Seattle Metropolitan Chamber of Commerce
The Seattle Chamber's top recognition for elected officials is named after former a Senator and a friend and colleague of Fain's. Fain’s recognition stemmed from his work to pass the state’s 2015 transportation infrastructure investments and efforts to close the educational opportunity gap by creating a more equitable public school system.
Senator Fain will join a nationally-selected group of 24 elected officials to participate in a two-year fellowship designed to bring together lawmakers who have demonstrated an outstanding ability to work responsibly across partisan divisions and bring greater civility to public discourse.
Washington Coalition for Open Government
The Washington Coalition for Open Government presented its 2014 Ballard/Thompson Award to Senate Majority Floor Leader Joe Fain. The award honors a member of the state legislature who demonstrated outstanding dedication to the cause of open government during the previous legislative session.
The League of Women Voter
The League of Women Voters recently honored Senator Joe Fain with the "Sunshine Award" for his work to improve access to public records during the 2014 legislative session.
The award was presented at the annual League of Women Voters TOAST! To the Candidates breakfast at the Westin in Seattle.
In the news
Senate Bill 5064, introduced by Sen. Joe Fain, R-Auburn, would designate school media as “public forums for expression” and make students responsible for determining content so long as it is not slanderous or libelous, unjustly invades privacy, violates federal or state law or encourages students to break school rules or commit crimes.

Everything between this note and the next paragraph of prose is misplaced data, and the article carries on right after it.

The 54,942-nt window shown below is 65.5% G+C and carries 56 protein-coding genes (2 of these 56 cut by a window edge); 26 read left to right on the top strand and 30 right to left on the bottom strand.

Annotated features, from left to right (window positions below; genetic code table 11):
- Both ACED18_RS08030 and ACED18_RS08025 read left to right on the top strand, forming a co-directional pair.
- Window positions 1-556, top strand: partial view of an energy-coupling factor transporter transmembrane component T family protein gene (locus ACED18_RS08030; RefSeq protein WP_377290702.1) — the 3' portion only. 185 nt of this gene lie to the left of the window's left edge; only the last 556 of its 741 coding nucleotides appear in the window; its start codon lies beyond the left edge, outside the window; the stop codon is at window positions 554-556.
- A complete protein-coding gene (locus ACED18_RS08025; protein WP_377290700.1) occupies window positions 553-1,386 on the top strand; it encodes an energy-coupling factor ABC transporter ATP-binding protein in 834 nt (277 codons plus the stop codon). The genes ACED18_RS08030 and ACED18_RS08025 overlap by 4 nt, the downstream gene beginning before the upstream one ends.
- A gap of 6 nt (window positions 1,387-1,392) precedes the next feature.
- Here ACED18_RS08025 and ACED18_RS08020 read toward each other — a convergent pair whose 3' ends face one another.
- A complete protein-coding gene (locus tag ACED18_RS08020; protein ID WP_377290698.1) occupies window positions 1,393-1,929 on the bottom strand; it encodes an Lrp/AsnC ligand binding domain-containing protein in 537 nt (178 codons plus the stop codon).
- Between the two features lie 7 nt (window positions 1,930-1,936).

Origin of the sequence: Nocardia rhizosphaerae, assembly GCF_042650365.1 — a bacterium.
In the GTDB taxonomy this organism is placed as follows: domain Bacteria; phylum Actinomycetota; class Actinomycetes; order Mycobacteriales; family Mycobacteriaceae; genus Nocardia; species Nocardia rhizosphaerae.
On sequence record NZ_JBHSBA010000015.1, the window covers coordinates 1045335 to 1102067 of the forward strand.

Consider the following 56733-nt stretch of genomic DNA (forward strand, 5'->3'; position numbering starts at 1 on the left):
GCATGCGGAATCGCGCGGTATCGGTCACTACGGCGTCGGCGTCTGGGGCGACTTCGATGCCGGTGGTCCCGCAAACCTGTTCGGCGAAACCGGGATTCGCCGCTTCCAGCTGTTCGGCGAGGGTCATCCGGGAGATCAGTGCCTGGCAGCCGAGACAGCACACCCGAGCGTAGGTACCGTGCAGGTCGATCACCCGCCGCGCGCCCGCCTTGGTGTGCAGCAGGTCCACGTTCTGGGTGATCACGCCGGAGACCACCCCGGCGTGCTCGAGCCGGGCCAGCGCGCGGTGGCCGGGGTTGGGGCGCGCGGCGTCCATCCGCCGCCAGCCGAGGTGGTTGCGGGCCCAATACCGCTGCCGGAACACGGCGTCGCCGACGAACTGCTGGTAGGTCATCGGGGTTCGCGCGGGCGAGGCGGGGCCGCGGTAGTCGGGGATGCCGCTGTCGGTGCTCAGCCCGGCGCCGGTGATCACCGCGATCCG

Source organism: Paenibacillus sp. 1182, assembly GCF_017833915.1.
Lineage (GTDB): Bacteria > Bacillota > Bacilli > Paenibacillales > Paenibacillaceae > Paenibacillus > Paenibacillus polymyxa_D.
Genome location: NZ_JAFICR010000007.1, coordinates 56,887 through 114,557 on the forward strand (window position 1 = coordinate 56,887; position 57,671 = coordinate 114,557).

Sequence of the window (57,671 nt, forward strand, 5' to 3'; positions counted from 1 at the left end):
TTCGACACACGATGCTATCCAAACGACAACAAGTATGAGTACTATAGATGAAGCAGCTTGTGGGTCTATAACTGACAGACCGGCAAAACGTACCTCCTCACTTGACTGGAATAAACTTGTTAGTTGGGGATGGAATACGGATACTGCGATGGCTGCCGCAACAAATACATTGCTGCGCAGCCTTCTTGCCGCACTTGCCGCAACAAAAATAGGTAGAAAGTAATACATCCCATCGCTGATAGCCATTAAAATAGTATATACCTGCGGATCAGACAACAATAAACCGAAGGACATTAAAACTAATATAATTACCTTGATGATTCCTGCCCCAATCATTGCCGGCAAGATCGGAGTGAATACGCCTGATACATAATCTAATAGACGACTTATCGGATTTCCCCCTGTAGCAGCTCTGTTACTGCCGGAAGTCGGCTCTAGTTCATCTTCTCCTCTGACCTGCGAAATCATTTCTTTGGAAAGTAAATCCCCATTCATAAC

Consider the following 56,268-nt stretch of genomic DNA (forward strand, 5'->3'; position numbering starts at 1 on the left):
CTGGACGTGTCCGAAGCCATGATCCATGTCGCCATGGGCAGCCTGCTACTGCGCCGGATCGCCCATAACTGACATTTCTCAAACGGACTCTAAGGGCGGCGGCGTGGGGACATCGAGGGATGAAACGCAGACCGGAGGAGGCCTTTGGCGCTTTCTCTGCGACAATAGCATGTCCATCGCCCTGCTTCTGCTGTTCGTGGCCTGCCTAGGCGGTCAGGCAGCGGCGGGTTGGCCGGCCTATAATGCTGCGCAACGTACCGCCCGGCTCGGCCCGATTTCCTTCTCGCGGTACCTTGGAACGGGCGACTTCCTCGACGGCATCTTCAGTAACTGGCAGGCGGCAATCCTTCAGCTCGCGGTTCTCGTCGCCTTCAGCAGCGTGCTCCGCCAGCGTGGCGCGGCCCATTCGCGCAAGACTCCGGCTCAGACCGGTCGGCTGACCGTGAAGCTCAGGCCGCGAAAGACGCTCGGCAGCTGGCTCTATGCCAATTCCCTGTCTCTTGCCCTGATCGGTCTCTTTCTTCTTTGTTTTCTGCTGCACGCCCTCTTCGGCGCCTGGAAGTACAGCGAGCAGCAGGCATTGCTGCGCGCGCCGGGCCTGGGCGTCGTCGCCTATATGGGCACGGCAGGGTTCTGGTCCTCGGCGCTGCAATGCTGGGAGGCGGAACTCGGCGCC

“It’s about expanding the culture of freedom of speech and freedom of the press so that more students have an appreciation of that early on,” Fain said. “Beyond that, we need watchdogs.”
OLYMPIA, Wash. (AP) - One Washington senator believes that a financial incentive might help future lawmakers get their work done on time. Republican Sen. Joe Fain introduced a bill Tuesday that would prevent lawmakers from raising campaign funds for the same number of days that it takes them to adopt an operating, capital or transportation budget during any special session.
Members who declined per diem payments included legislative leaders such as House Speaker Frank Chopp, D-Seattle; Senate budget writer Andy Hill, R-Redmond; and Senate Floor Leader Joe Fain, R-Auburn.
Four Republican state senators on Friday introduced a bill giving Washington’s elected officials a chance to give up or give away their salary.
Kudos to a state senator from Auburn for coming up with a news-delivery platform for the attention-deficit generation.
“60 Minutes” is for fogeys. Joe Fain can tell you everything you need to know in 57 seconds.
State initiatives would contain a ballot message that they could require the Legislature to cut programs or raise taxes if they pass under a bill passed overwhelmingly by the Senate.
State Sen. Joe Fain of Auburn will be honored Monday [Jan. 26] with the highest legislative award the Washington Coalition for Open Government can bestow. The award celebrates your right to know what government is doing or thinking of doing.
A growing coalition of state senators wants to target campaign spenders that don’t report where their money comes from.
The League of Women Voters recently honored Senator Joe Fain with the "Sunshine Award" for his work to improve access to public records during the 2014 legislative session. The award was presented at the annual League of Women Voters TOAST! To the Candidates breakfast at the Westin in Seattle.
After the 2013 Legislature required two special sessions before approving a new budget, Sen. Joe Fain (R-Auburn) introduced legislation aimed at avoiding future delays and removing potential conflicts of interest from fundraising loopholes.